A Mexican company that is one of the largest producers of Portland cement in the United States, Cemex will install pollution controls to reduce harmful emissions of nitrogen oxides, NOx, and sulfur dioxide, SO2, pollutants that can lead to childhood asthma, acid rain, smog and impaired visibility in national parks.
The legal settlement, which is subject to court approval, addresses Cemex modifications to its Xenia cement plant in Fairborn, which were made without obtaining a permit as required by the Clean Air Act.
Major sources of air pollution are required to obtain such permits before making changes that would result in a significant emissions increase of any pollutant.
Cemex, which prides itself on its environmental excellence, has agreed to install state-of-the-art emission control technologies that will reduce annual emissions of NOx by 2,300 tons and SO2 by 288 tons.
Cemex cement plant (Photo courtesy Cemex)
"Through this action, the United States and Ohio will secure reductions of harmful emissions by requiring that Cemex adopt state-of-the-art technology and take immediate steps to control pollutants," said Ignacia Moreno, assistant attorney general for the Environment and Natural Resources Division of the Department of Justice.
Reducing air pollution from the largest sources of emissions, including cement facilities, is one of the U.S. EPA's National Enforcement Initiatives for 2011-2013. The initiative focuses on improving compliance with the new source review provisions of the Clean Air Act among industries that have the potential to cause the greatest amounts of air pollution.
"As in the case of other Portland cement plants that have agreed to come into compliance with the Clean Air Act, the Cemex plant has been a major source of air pollution, and this settlement will result in a healthier environment for residents of Fairborn, Ohio, and the surrounding region," said Moreno.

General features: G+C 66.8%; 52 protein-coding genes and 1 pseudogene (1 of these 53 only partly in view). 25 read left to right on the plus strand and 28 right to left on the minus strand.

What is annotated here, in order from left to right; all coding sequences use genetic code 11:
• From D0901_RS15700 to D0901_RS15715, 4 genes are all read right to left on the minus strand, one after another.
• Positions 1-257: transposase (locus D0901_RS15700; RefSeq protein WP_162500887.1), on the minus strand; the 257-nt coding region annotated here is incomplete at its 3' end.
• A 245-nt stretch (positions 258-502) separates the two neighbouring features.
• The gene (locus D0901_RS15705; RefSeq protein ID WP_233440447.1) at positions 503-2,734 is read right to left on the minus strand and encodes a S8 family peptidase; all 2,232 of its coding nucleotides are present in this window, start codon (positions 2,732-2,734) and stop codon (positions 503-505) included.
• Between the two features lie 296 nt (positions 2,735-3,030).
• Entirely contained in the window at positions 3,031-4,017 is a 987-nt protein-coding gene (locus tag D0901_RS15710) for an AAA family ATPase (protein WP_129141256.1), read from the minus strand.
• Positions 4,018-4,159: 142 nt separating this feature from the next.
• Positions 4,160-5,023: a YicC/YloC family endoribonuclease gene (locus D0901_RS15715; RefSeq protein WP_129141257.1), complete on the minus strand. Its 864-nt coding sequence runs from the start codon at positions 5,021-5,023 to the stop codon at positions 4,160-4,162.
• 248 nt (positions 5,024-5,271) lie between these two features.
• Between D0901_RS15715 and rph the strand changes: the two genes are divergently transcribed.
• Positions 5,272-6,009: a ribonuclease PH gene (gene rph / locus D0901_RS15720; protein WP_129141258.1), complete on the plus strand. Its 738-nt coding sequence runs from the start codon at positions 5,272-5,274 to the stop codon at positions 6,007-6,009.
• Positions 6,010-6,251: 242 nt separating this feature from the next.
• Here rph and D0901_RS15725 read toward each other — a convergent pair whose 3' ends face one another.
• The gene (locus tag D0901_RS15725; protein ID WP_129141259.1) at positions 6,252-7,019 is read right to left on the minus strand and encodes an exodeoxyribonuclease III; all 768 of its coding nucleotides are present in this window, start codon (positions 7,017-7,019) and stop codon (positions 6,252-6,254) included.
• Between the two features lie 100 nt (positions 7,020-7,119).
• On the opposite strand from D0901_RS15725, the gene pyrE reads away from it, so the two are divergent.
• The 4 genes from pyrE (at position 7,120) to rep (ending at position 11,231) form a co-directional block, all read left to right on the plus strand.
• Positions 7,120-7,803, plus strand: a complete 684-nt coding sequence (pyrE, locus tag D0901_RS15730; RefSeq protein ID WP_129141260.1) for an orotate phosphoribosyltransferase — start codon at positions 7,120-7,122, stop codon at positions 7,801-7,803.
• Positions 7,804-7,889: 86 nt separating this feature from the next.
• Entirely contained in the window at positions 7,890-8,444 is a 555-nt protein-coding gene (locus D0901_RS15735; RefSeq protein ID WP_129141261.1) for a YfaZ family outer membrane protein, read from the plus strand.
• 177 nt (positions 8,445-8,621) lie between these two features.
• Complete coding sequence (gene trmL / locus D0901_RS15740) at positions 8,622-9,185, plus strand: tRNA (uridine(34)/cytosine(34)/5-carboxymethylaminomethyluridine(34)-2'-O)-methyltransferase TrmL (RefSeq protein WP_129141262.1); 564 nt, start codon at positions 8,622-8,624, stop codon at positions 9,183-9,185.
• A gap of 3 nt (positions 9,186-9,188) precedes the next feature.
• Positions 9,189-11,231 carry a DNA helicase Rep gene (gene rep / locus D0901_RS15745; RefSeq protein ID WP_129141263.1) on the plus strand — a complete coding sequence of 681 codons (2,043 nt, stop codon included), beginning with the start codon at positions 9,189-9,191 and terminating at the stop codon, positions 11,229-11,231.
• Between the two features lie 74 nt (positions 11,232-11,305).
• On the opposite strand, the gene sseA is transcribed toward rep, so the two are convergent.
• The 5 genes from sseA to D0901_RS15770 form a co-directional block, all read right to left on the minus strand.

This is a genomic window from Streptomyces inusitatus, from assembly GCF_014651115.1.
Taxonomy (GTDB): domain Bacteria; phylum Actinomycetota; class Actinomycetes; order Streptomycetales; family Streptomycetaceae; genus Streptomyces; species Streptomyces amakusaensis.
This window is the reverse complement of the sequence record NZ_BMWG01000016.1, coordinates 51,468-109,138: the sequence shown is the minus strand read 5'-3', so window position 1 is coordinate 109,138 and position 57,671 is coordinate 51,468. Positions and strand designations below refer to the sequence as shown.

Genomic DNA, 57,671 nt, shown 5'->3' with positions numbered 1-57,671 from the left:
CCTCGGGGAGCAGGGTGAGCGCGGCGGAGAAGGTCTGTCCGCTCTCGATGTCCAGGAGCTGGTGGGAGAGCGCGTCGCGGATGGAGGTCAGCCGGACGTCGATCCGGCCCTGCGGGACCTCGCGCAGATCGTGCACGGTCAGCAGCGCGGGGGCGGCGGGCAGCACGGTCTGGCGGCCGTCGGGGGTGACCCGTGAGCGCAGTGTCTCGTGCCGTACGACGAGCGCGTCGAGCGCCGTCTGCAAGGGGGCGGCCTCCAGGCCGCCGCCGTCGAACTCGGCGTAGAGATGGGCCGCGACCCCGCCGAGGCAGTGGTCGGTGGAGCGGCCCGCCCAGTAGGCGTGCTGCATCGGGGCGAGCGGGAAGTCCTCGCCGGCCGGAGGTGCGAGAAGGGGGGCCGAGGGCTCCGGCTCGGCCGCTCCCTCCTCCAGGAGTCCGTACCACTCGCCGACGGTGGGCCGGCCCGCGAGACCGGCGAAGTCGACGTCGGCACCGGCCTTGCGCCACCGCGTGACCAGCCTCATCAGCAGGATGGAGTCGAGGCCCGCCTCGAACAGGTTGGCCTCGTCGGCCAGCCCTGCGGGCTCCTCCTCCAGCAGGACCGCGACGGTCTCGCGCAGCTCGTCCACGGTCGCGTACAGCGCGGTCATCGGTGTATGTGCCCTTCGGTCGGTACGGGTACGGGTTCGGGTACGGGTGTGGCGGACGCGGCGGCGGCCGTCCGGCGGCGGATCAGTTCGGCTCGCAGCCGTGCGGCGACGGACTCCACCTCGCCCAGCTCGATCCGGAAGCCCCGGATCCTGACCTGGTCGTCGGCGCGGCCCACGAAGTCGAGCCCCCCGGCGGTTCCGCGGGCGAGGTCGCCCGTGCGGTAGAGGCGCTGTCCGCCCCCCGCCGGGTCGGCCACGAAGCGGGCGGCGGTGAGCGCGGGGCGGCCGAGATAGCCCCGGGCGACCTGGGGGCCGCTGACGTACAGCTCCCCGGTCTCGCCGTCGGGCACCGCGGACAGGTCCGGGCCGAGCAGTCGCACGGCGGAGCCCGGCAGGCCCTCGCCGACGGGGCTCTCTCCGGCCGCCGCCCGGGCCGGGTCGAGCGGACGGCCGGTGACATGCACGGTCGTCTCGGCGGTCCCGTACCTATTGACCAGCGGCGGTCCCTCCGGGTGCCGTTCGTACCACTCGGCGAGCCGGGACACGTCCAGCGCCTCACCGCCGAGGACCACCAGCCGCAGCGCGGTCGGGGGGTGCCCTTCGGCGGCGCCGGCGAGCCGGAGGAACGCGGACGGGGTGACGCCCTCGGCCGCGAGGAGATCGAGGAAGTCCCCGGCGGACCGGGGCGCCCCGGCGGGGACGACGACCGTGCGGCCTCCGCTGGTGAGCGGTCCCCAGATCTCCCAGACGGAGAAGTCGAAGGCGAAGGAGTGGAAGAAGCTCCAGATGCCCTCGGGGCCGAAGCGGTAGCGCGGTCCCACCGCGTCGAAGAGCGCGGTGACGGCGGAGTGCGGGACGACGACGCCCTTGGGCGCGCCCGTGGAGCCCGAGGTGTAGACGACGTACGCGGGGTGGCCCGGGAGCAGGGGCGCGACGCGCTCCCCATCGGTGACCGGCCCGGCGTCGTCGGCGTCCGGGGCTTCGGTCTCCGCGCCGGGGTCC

Air pollution from cement plants can travel far downwind, crossing state lines and creating region-wide health problems.
"Emissions of harmful pollutants like sulfur dioxide and nitrogen oxides can lead to a number of serious health and environmental problems, including premature death and heart disease," said Cynthia Giles, assistant administrator for EPA's Office of Enforcement and Compliance Assurance.
These effects can have greater impacts on communities exposed to environmental risks and to vulnerable populations such as children.
"Today's settlement will help keep harmful air pollution out of Ohio communities, protect children with asthma and prevent region-wide public health problems," said Giles, announcing the settlement on Thursday.
The $1.4 million penalty will be distributed between the United States, the state of Ohio and the Regional Air Pollution Control Agency serving Ohio's Clark, Darke, Greene, Miami, Montgomery and Preble Counties.
The state will contribute 20 percent of its share of the settlement to Ohio EPA's Clean Diesel School Bus Program Fund.
Cemex, a global building materials company provides cement and concrete products to construction projects in every sector - industrial, commercial, residential and municipal - with more than 100 aggregate quarries and hundreds of ready-mix concrete plants in the United States.
Cemex owns and operates 14 Portland cement kiln plants in the United States. The company's U.S. headquarters is located in Houston, Texas and its corporate headquarters are in Monterrey, Mexico.
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